Mobility may have less appeal then other cutting-edge technologies in the market, but, as one of the four pillars of IDC’s 3rd Platform, is at the heart of the digital transformation journey that many enterprises are still struggling with. And it is a multi-step and multi-faced innovation exercise.
As highlighted by the recent IDC European Vertical Markets Survey, half of the companies across Europe have still to adopt mobile solutions, and, still, less than half of the adopters have a mobile solution integrated with enterprise systems, besides the basic use of mobile devices for calling, messaging and browsing the web. As companies evolve in their mobility journey, the focus shifts from hardware to software and services.
According to the latest release of the Worldwide Semiannual Mobility Spending Guide from IDC, Western European revenue from mobility will show growth rates typical of mature technologies (2.6% CAGR 2017-2021). Nevertheless, this trend is the result of with different driving forces. Enterprise Mobility Services are a clear example: “mobilizing” a huge number of employees implies a growing complexity and industries with large mobility deployments, like utilities, government and finance, will push end-users’ spending for outsourcing, consulting and integration engagements, resulting in a fast-growing opportunity for service providers.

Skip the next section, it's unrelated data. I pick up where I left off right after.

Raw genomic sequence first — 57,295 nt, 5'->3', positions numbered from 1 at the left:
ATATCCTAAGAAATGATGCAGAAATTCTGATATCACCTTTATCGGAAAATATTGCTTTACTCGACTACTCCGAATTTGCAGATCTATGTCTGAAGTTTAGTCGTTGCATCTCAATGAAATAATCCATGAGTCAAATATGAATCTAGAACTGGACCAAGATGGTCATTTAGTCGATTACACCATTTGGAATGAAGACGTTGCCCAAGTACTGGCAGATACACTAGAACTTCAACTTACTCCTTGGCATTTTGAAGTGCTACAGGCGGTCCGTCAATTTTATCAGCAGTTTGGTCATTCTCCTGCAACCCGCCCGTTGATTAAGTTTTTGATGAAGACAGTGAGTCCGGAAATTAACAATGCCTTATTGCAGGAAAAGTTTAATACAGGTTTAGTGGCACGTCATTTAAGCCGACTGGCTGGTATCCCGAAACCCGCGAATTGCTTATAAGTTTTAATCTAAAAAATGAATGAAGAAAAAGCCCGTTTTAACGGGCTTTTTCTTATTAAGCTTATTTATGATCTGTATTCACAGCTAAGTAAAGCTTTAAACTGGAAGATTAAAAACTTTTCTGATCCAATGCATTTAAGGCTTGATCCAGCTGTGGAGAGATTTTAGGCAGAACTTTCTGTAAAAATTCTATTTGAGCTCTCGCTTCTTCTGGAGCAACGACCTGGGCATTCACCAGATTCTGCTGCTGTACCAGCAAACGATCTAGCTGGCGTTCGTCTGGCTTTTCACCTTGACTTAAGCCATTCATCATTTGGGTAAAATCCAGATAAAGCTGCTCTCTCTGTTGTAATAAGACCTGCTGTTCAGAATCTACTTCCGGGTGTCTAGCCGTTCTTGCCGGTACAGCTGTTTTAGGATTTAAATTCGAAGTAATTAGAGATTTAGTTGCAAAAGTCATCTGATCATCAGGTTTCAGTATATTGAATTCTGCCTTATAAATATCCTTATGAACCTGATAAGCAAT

Another example of transformation within the mobility scenario is Software, as it is linked to a pivotal change in end-user’s approach: from providing the workforce with a mobile device, to develop, integrate and secure mobile applications inside the company processes. Software accounts for a minor part of the total mobility spending, but compared to hardware and services, has the most interesting forecasted growth, with a four-year CAGR higher than 14%. As employees expect to work using mobile apps, with a frictionless experience between PC and smartphones or tablets, mobility become the standard, not anymore a nice to have. Industries like professional services, personal and consumer services and telecommunications will see highest growths as far as mobility software is concerned.
The growing trends of enterprise mobility services and software tell a broader story, where enterprises are embarking in the next phase of the mobility journey. Nevertheless, Hardware will remain a fundamental part of the mobility market, accounting for more than 40% of the total mobility spending, and growing just above the zero line. The largest opportunities for Hardware vendors will be within industries with large number of mobile workers, like distribution, utilities and professional services.
In such a scenario, where industries are characterized by different adoption level and differentiated use cases, Vendors and Service Providers should implement ad-hoc strategies to target the most receptive verticals while educating the less advanced one about the opportunity of going beyond the devices.
The concepts of field worker and mobile worker are changing and mobility is embracing new devices and new approaches. Will this impact only on industries like utilities, professional services and finance, that have always been prone to the “mobile transformation”? Or these new scenarios, including AR/VR and 5G will involve different use cases and different industries?
For more information check the latest Worldwide Semiannual Mobility Spending Guide.